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The Shocking Tales Of Data Breaches From The World Of Tech

Mehreen Siddiqua Apr 04, 2018
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Is it only Facebook that is in hot waters for data privacy breach? We know that is not the case. But whenever Facebook fails its users, we suddenly start to take the issue of data breach seriously.

In information age the priciest asset is data. This makes it vulnerable to theft and so the firms that provide data security are in demand. Yet there are incidents of data breach surging and now Facebook finds itself in hot waters after the Cambridge Analytica scandal. Following this incident, the civil society, legislators and the users in general demand for active investigation and practical efforts to secure data.

Also, everyone took to social media to voice their concern and actively campaign for #deletefacebook. Since then, the tech giant has lost billions in brand worth and the stock prices has plummeted. However, it’s worth noting that this was not the only tech giant that failed to protect data. Several incidents on data theft in the recent past have brought to our attention the incompetence of tech companies.

Two instances, in general govern these security breaches.

There was a cyber criminal actively fishing for data and ends up on a vulnerable system.

Or

A vulnerable system that lacked effective data protection was exploited by employee or others to cause a breach.

You will notice either of the two instances are witnessed in all the recent data breach stories. So let’s explore some of the tech giants that compromises our data.

Yahoo – the final nail in the coffin

The tech giant that was once worth a $100 billion was eventually acquired by Verizon for $4.48 billion. Yahoo had been through a series of data attacks but the breach in 2013, compromising 3 billion user accounts was the final nail in the coffin. Not surprisingly, the group of hackers were able to get the names, dates of birth, email addresses as well as the passwords. It was touted as the biggest data breach in history.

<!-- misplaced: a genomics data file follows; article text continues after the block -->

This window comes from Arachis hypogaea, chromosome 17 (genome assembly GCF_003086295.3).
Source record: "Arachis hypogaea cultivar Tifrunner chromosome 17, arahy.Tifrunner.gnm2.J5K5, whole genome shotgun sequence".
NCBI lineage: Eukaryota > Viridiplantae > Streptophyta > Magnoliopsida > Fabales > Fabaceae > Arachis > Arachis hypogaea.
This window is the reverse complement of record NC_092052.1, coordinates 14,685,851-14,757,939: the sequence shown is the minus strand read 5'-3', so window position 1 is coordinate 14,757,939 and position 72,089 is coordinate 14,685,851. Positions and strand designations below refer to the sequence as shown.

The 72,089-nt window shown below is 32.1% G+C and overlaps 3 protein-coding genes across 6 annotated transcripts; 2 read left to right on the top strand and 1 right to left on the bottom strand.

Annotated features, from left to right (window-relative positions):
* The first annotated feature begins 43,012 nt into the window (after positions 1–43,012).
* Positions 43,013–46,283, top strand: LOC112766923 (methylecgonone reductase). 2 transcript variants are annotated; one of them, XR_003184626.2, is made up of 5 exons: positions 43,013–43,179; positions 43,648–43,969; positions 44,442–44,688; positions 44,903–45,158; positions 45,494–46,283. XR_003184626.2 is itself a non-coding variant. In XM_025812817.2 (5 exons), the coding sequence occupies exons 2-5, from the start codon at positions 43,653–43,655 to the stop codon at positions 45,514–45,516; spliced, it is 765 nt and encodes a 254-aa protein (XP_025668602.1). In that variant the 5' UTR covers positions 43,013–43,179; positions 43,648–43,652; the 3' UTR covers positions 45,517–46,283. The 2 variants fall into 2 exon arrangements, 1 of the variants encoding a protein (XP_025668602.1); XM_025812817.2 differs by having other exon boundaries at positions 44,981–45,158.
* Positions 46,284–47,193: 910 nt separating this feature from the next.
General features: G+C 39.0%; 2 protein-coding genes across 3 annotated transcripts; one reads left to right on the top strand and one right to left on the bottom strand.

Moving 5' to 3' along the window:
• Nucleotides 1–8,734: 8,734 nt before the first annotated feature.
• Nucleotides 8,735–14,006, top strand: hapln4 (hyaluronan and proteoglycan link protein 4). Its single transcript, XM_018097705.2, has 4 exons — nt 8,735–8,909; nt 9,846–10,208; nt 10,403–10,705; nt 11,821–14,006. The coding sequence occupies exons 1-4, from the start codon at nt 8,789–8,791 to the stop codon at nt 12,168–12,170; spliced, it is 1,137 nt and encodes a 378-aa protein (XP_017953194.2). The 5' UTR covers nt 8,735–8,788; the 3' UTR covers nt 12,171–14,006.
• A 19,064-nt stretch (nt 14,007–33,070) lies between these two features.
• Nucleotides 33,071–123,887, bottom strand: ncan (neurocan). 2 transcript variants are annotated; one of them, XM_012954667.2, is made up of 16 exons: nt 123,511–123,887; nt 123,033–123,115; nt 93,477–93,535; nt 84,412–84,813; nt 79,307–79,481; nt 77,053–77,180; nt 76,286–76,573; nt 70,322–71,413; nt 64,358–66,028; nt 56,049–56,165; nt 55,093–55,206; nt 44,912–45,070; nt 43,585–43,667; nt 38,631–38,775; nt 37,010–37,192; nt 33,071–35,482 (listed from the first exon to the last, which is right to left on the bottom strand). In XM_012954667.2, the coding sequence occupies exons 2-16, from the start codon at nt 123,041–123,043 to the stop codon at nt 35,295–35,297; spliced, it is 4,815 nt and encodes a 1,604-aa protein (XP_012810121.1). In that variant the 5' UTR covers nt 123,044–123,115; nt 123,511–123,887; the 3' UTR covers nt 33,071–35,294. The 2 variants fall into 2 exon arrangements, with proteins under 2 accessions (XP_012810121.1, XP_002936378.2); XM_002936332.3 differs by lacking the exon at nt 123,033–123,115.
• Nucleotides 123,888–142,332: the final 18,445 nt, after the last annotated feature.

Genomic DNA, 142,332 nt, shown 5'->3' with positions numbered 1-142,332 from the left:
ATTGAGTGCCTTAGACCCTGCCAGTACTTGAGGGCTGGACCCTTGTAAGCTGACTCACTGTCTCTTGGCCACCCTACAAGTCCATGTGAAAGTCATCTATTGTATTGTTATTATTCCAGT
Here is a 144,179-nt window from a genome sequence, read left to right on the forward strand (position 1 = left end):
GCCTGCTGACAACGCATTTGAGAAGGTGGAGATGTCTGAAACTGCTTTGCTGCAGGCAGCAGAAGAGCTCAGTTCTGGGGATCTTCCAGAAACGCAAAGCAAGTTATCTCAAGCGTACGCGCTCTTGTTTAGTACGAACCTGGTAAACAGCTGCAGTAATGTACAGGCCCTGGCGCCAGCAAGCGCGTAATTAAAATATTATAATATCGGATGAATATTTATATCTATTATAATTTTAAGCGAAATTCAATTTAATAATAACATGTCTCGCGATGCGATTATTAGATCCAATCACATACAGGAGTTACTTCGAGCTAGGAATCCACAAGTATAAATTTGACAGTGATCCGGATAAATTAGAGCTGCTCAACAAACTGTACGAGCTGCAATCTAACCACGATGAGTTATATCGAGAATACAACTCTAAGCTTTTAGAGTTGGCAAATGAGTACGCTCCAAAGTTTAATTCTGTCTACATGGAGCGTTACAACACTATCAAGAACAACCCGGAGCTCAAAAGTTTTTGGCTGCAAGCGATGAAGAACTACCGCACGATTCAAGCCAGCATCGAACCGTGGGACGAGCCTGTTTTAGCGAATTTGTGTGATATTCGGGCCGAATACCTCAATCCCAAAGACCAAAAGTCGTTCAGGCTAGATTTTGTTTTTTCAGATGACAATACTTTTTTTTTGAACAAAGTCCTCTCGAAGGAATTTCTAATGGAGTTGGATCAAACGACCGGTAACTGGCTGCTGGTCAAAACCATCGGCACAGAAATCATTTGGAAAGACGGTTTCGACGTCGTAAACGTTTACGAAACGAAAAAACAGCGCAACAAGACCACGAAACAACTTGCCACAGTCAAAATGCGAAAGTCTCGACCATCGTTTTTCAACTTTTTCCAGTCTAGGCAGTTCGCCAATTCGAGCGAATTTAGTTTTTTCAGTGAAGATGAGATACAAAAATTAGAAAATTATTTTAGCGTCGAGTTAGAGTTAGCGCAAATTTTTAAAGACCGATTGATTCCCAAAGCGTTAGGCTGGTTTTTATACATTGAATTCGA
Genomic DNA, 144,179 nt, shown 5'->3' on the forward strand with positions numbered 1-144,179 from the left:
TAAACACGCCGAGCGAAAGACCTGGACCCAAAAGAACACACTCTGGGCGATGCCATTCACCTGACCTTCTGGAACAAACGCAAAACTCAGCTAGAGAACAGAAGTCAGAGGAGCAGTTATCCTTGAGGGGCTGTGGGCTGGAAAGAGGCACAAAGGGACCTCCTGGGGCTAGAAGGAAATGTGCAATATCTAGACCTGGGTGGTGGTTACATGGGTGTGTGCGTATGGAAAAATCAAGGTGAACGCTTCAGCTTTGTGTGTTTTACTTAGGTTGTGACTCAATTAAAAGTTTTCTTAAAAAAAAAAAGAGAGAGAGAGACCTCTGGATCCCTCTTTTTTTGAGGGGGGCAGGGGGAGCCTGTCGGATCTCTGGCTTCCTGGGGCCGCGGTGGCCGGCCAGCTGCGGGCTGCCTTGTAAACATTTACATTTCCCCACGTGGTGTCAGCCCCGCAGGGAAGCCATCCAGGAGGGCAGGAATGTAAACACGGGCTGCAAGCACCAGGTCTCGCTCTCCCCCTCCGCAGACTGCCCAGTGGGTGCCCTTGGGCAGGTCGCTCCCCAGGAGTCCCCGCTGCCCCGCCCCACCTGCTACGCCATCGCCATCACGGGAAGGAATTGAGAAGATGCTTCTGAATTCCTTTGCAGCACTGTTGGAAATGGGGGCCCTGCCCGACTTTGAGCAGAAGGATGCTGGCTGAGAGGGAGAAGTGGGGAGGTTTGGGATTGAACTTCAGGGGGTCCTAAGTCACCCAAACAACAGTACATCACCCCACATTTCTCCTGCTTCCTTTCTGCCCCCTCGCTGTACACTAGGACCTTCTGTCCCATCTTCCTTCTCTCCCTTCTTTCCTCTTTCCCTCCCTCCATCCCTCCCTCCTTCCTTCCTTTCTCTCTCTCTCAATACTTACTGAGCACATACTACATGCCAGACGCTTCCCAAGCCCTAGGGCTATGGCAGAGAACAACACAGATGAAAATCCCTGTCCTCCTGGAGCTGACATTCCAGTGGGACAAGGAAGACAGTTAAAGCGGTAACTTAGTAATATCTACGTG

“The company required all users who had not changed their passwords since the time of the theft to do so. Yahoo also invalidated unencrypted security questions and answers so they cannot be used to access an account.”

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Uber defends leak of user information

The famous taxi-hailing firm tried to cover up a breach that took place in 2016 by paying hackers to delete the data. Almost 2.7million users in UK were affected including 57 million customers and drivers from around the world. Uber later confirmed that the names, email addresses, phone numbers and license details were compromised.

In a written statement, Uber CEO Dara Khosrowshahi said: “While we have not seen evidence of fraud or misuse tied to the incident, we are monitoring the affected accounts and have flagged them for additional fraud protection.

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Equifax fails to protect data

The company is a credit bureau that got infamous due to a data breach. It happened as a result of an application vulnerability that exposed the personal information, social security numbers and addresses of 147.9 million consumers. On top of that, they admitted their incompetence as they were clueless about the incident for 2 months. Besides that, 209,000 customers of Equifax had their credit card data exposed.

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Ebay cyber attack compromises 145 million users data

The tale of the online auction giant is also not free from controversy. eBay was hit by a cyberattack in 2014 and the personal details of 145 million users was accessed including their encrypted passwords. The hackers were able to get the credentials of 3 corporate employees which gave them access to the company for 229 days. Luckily the credit card information was stored separately which prevented access to crucial credit card details.

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Did you notice the similarities in all of the above stories? All these companies managed to fall back on their promises to protect consumer data. Note that all these stories begin with software vulnerabilities.

Mehreen Siddiqua

She is a millennial with a sense of humor that she embodies in visuals. A Digital Marketer focusing on Social Media Marketing by profession, exploring diverse avenues and ventures in tech while honing entrepreneurial skills. Currently she is the communications coordinator and strategist for Arpatech looking into e-commerce, consumer behavior and digital business models.